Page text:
The Daily Star
State, federal officials near voting-machine deal
Delaware, Otsego election officials say ’Plan B’ not ideal for disabled
By Tom Grace
Cooperstown News Bureau
New York state and federal officials are close to agreeing on a plan that will keep the state’s lever-voting machines in service for one more election, a spokesman for the state Board of Elections said Tuesday morning.
A meeting between officials from the federal Department of Justice and the state BOE was scheduled for Tuesday afternoon, Robert Brehm said. The parties were expected to refine the details of an agreement reached last month that postpones replacing most of the state’s voting machines until 2007.
Called "Plan B," the agreement calls for each county to install at least one ballot-marking device in time for the September 2006 primary. These devices are intended to make it easier for people with disabilities to vote this year, although there is debate over the machines’ effectiveness. Next year, counties will be asked to select voting machines to replace the lever machines, which do not comply with the federal Help America Vote Act.
Several months ago, state officials said they would replace the lever machines this year, but the state Legislature was slow to set requirements for new machines, and those requirements forced manufacturers to design machines specifically for New York.
Earlier this year, when the state appeared to be far behind schedule, the federal Department of Justice sued in federal court to force the state to act. However, with a primary only months away and a general election to follow, the parties agreed that wholesale change this year is impossible, and they have worked out a compromise.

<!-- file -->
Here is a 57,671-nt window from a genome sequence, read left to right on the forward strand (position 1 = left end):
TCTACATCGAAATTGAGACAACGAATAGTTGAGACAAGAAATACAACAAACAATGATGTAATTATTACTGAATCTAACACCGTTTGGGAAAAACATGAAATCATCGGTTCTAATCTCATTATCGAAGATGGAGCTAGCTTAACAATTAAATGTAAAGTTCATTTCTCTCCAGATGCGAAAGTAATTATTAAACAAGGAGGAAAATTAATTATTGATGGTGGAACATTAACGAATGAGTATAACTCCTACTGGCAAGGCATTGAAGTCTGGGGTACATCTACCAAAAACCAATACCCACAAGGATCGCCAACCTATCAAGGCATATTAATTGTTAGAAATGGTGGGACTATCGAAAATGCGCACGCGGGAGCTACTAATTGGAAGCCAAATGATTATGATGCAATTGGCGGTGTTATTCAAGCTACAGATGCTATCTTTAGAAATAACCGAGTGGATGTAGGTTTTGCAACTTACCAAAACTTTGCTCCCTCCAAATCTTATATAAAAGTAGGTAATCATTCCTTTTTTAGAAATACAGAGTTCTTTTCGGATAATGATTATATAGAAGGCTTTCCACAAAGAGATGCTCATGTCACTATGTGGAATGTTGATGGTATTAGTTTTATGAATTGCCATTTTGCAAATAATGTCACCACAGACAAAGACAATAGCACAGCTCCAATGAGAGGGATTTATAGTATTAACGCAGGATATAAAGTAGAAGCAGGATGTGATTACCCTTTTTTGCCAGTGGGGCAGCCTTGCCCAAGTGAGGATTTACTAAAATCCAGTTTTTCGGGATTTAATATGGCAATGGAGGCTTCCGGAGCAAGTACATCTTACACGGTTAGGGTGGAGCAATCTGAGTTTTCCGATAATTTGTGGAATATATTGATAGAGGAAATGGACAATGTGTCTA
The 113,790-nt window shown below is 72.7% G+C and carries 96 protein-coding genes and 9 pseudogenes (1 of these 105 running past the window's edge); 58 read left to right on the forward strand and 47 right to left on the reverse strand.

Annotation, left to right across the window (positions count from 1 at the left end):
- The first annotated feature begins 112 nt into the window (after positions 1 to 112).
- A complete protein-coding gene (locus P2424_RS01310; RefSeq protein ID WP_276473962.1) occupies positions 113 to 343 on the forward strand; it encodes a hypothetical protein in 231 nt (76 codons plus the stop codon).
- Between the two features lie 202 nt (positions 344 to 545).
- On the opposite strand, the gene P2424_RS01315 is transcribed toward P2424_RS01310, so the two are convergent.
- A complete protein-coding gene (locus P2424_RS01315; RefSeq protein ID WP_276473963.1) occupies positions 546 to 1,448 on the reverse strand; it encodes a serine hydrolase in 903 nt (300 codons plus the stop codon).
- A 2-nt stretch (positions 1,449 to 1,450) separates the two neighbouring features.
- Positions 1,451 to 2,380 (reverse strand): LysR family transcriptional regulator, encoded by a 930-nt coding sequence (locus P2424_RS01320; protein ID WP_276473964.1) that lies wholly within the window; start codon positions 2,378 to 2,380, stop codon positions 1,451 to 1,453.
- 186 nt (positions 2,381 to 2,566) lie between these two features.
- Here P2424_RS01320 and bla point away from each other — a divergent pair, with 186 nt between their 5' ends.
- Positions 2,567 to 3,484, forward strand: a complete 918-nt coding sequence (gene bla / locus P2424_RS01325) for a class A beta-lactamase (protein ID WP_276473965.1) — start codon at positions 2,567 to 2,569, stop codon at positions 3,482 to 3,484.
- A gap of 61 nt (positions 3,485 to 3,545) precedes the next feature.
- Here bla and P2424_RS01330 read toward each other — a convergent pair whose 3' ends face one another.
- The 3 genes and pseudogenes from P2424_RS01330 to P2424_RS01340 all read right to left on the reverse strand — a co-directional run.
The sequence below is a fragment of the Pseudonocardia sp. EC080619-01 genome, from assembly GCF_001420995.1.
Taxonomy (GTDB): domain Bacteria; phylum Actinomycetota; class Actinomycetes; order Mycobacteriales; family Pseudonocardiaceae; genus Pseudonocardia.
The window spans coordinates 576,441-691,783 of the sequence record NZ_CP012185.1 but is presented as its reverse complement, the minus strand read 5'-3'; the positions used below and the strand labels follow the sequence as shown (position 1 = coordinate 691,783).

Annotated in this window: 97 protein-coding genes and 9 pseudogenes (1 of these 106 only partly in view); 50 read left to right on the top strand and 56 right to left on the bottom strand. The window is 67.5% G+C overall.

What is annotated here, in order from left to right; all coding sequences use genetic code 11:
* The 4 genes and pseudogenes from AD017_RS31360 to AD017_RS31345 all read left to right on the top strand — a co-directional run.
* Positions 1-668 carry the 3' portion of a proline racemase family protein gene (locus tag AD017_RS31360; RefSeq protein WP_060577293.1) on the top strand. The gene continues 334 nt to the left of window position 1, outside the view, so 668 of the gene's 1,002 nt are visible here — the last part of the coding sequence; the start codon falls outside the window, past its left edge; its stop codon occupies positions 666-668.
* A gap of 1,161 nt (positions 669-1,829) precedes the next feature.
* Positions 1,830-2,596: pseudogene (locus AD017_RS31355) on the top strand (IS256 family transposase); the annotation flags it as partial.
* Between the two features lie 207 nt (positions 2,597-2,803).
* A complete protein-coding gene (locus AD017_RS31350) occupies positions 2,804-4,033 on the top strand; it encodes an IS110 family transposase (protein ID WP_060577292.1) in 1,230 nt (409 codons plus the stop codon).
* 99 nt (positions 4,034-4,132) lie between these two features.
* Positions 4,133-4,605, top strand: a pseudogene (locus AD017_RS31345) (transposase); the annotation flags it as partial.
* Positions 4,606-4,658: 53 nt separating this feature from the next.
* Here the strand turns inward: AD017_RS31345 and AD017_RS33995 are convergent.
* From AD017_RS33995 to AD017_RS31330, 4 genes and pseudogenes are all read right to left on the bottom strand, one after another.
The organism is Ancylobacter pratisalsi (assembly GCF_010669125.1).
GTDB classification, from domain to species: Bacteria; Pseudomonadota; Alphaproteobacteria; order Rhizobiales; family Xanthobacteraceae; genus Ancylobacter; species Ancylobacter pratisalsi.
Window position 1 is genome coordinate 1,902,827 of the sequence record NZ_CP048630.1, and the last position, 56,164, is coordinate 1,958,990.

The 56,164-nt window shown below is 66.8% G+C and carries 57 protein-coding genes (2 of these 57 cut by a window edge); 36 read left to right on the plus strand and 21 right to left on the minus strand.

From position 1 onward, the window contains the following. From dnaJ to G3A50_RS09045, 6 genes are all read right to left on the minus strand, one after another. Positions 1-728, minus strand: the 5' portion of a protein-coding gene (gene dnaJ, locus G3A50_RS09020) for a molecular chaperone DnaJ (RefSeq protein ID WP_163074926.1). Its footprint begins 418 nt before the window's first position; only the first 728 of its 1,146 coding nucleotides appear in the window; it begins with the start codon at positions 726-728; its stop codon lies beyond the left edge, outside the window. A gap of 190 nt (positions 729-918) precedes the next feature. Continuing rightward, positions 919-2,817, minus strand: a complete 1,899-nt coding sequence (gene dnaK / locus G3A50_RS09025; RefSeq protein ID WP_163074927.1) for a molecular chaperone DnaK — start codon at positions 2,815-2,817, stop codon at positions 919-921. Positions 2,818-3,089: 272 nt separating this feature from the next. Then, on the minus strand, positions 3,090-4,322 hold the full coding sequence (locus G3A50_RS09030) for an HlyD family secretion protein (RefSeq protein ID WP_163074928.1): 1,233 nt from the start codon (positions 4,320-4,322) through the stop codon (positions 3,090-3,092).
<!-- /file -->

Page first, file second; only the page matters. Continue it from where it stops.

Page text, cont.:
As part of "Plan B," the state Board of Elections has tested four ballot-marking devices and plans to test a fifth this week, Brehm said. The results will be submitted to the state’s elections commissioners, who will determine which devices should be certified.
Counties will then be allowed to choose from the list of certified equipment.
Devices tested thus far include the IVS "phone-a-vote" system, the Populex digital ballot-marking system, and two systems made by Avanti, Brehm said. The state plans to test the AutoMark, a computerized device often paired with scanners, Thursday or Friday, he said.
Otsego County will purchase one of these devices and place it in the county’s Board of Elections Office in Middlefield, according to Sheila Ross, the county’s Republican deputy commissioner of elections.
"We’re making arrangements now to transport people to our office if they need to use it," Ross said. Voters with disabilities who want to use the device probably will be bused from their homes to Middlefield, she said.
Ross and her Democratic counterpart, Lucinda Jarvis, said they were not impressed with "Plan B" and expect few voters to take advantage of it.
Delaware County has made similar plans and will install one ballot-marking device at the Board of Elections office in Delhi, according to William Buccheri, Democratic elections commissioner.
Buccheri said he also was unimpressed with this plan.
The Associated Press reported Tuesday that Republican John Flanagan, chairman of the state Senate Elections Committee, is introducing legislation that would provide $10 million in state funds so counties could buy more-accessible voting machines in time for the elections.
However, Chris Zachmeyer, executive director for the Catskill Center for Independence, said Tuesday that this was a poor idea because the equipment available in the state is not effective and not worth the money.
Zachmeyer said she, too, is not pleased with "Plan B," which she said does not really address the desire of people with disabilities to vote with others at their neighborhood polling places.
"We need to do this next year, do it once, and do it right," she said.
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